While Psilocybe cubensis is the most commonly cultivated magic mushroom species, experienced growers may wish to explore other species, such as Psilocybe azurescens, Psilocybe cyanescens, or Panaeolus cyanescens. These species often require different growing conditions, such as colder temperatures, different substrates, or outdoor cultivation. Research the specific requirements for the species you wish to grow and adjust your techniques accordingly.

Legality Of Growing Magic Mushrooms

It is generally legal to buy and possess magic mushroom spores because they do not contain psilocybin. The exception to this law is in California, Georgia, and Idaho, where psilocybin mushroom spores are illegal. In these states, legislators are trying to prevent people from cultivating magic mushrooms.

RELATED: Get Your Own Mushroom Grow Kit Here

Outside of these three states, once the spores germinate, the psilocybin mushrooms that result will be illegal since they contain psilocybin. So, if you’re thinking of growing them, you should be aware of the potential legal consequences.

RELATED: Laughing Gym Mushroom (Gymnopilus Junonius)

A Recap of How to Grow Magic Mushrooms

In this comprehensive guide, we have covered various techniques for growing magic mushrooms, from beginner to advanced levels, including PF TEK, Grain to Shoebox TEK, and monotub cultivation, along with advanced methods like laminar flow hood construction, agar work, and cloning.

Mushroom cultivation is an ongoing learning process that requires patience, attention to detail, and a willingness to experiment with new techniques. By continually refining your methods and sharing your experiences, you can improve your skills and contribute to the community’s collective knowledge.

As you progress in your mushroom cultivation journey, consider engaging with fellow growers through online forums, workshops, or local meetups. Sharing your experiences and learning from others can lead to new insights, help troubleshoot issues, and foster a sense of camaraderie among cultivators.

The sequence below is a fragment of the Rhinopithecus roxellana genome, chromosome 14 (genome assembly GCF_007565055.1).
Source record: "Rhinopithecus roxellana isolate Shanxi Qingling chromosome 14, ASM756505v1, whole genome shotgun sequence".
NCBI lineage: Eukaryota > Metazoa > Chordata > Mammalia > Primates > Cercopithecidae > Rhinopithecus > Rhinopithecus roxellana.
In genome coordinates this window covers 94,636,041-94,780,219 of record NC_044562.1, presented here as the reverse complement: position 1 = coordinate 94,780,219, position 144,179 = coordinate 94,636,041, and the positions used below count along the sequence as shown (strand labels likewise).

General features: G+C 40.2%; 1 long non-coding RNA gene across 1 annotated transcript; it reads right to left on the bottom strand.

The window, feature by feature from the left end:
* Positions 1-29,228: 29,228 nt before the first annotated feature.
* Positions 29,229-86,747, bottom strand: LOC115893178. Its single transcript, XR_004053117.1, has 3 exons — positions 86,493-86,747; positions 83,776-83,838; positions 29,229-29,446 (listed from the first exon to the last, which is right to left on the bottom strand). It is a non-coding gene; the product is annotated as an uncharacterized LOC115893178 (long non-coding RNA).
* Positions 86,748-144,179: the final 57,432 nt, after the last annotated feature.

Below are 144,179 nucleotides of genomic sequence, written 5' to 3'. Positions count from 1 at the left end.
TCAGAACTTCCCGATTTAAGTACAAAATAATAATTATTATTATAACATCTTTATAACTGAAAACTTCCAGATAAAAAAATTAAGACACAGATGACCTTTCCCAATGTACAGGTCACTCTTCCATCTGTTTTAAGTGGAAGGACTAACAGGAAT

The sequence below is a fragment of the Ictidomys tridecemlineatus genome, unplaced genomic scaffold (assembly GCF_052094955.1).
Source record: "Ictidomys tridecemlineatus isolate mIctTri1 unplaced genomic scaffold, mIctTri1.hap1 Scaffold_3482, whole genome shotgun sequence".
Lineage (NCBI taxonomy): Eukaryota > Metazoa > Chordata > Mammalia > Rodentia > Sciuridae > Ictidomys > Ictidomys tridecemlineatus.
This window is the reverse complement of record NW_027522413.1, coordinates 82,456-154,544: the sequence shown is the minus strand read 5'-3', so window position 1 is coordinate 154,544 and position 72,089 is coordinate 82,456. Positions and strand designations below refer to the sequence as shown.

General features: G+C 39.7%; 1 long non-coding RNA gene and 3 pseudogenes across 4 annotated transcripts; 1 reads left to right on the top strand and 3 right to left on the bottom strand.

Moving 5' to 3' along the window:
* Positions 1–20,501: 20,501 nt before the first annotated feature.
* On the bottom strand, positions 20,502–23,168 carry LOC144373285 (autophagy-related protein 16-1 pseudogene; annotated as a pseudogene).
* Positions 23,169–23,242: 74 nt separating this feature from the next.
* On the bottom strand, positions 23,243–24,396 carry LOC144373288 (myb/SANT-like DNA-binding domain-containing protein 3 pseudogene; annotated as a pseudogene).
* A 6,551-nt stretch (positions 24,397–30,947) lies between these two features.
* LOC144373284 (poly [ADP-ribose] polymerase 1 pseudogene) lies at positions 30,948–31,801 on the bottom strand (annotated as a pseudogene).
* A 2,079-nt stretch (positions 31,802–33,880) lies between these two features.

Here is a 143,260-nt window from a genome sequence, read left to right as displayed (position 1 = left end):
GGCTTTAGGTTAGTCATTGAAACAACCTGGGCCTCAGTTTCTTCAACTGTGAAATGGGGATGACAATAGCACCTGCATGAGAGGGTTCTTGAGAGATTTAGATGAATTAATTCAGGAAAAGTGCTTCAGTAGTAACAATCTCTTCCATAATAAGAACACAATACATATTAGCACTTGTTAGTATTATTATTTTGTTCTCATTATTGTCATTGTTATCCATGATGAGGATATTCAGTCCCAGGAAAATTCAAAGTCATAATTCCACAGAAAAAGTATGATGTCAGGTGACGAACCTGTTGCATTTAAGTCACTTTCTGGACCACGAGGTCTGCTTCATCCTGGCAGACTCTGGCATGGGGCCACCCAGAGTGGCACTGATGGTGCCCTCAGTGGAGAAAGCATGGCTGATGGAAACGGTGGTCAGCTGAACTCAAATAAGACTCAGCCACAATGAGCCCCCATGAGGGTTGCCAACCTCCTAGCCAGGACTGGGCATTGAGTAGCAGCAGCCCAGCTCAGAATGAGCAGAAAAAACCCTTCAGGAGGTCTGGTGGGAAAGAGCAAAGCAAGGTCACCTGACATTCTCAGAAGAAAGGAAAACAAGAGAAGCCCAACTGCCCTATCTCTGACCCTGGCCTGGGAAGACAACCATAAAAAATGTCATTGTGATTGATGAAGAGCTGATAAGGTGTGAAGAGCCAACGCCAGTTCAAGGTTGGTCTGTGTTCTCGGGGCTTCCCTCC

Sam Woolfe

Sam Woolfe

View all posts by Sam Woolfe

Sam Woolfe is a freelance writer based in London. His main areas of interest include mental health, mystical experiences, the history of psychedelics, and the philosophy of psychedelics. He first became fascinated by psychedelics after reading Aldous Huxley's description of the mescaline experience in The Doors of Perception. Since then, he has researched and written about psychedelics for various publications, covering the legality of psychedelics, drug policy reform, and psychedelic science.

Graham Pilger

Graham Pilger

Graham Pilger is a passionate expert in the field of psychedelic medicine, business, and research, with over 4 years of experience. His diverse background spans from collaborating with laboratories to develop plant-based medicines and psychedelic compounds, to participating in psychiatric research projects. In addition to his professional expertise, Graham is an avid home mycologist who has cultivated an extensive understanding of various mushroom-growing techniques. His hands-on experience ranges from beginner methods to advanced cultivation practices.

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Comments (2)

  • David Lipps
    August 4, 2022 at 12:45 am Reply

    I live in Colorado. I have depression and a brain tumor. I have gone off wellbutrin, It does not work. How do I connect with mushroom suppliers who can provide me with the magic mushroom. Help to connect with the suppliers here in the states or Canada.

  • Auralie
    June 25, 2023 at 5:25 am Reply

    What is the best and easiest way to grow albino penis envy mushrooms from spore syringes?